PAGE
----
Walgreen's Challenge to S.F. Tobacco Ordinance - Civil Rights Law - California Case Law
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Walgreen's Challenge to S.F. Tobacco Ordinance

Also, Habeas Proceeding and Ruling re Administering Injections to Diabetic Students

Am. Nurses Ass'n v. O'Connell, No. C061150, concerned an action against the Superintendent of Public Instruction and the California Department of Education (CDE) challenging a portion of a legal advisory regarding the rights of students with disabilities in K-12 public schools, arising from a 2005 class action settlement.  In affirming the trial court's judgment and peremptory writ of mandate issued, the court held that California law does not allow designated voluntary school personnel, who are not licensed nurses, to administer insulin to diabetic students who require the injections under a section 504 Plan or Individualized Education Program. 

In In re Shippman, No. A125182, the First District dealt with a defendant's petition for habeas relief from his conviction for second degree murder of his wife.  In denying the petition, the court held that the evidence of defendant's lack of insight and unstable social history is sufficient to support the Parole Board's determination that defendant's release would unreasonably endanger public safety.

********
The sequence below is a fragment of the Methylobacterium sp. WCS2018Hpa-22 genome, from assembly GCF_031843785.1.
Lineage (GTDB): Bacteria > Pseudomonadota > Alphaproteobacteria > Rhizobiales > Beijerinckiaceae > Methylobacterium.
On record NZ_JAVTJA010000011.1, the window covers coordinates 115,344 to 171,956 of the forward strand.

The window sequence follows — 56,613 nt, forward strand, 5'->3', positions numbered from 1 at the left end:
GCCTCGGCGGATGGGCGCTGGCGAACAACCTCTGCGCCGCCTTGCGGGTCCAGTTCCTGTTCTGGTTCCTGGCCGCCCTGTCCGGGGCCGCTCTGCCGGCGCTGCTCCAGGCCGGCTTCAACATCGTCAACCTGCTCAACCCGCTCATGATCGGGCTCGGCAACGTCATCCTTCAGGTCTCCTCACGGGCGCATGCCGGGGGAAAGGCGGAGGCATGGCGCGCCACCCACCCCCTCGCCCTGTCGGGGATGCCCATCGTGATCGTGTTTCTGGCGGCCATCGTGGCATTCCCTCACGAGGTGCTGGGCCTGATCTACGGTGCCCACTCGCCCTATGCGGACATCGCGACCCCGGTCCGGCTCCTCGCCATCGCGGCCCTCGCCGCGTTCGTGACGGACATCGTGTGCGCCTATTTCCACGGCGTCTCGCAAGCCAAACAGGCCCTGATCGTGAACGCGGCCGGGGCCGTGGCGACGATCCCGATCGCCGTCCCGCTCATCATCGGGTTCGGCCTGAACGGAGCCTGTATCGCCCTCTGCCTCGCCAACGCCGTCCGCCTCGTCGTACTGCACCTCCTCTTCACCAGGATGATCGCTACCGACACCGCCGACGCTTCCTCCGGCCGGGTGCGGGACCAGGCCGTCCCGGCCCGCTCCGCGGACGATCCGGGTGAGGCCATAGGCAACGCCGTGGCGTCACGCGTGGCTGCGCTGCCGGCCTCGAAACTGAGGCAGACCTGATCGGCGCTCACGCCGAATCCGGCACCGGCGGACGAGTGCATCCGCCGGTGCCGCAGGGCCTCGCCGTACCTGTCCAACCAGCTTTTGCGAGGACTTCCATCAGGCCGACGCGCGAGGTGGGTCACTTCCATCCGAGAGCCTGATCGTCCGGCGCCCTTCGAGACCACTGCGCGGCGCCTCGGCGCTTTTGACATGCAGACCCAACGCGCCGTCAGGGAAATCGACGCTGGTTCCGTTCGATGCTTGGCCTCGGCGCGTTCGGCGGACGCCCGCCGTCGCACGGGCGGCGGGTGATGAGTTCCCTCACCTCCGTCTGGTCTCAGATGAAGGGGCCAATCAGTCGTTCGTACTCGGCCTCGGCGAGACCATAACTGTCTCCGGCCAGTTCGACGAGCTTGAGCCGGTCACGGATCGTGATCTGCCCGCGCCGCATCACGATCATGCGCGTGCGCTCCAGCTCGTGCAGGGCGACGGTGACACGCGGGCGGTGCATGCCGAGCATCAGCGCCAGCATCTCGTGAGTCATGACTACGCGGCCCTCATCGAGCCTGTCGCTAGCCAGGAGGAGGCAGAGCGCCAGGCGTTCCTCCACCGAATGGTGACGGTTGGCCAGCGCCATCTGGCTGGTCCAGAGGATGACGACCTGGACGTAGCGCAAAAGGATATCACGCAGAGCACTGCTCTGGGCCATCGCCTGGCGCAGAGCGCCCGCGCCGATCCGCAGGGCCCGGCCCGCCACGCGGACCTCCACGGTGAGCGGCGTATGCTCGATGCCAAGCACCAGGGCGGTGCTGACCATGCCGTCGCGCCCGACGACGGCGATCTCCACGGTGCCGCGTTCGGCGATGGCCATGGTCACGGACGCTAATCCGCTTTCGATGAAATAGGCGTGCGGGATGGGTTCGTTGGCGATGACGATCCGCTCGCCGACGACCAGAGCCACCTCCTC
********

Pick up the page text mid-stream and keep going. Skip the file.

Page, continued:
Walgreen Co. v. City and County of San Francisco, No. A123891, concerned a challenge to the judgment of the trial court sustaining the defendant's demurrer without leave to amend in plaintiff-Walgreen's suit challenging a San Francisco ordinance banning the sale of tobacco products in certain retail establishments that contain a pharmacy.

In reversing in part, the court held that Walgreen's complaint adequately states a cause of action alleging an equal protection violation. Here, the challenged distinction among stores containing licensed pharmacies is not fairly related to the object of the prohibition on sales of tobacco products, as there is no rational basis to believe the supposed implied message conveyed by selling tobacco products at a Walgreens that has a licensed pharmacy is different in any meaningful way from the implied message conveyed by selling such products at a supermarket or big box store that contains a licensed pharmacy.  

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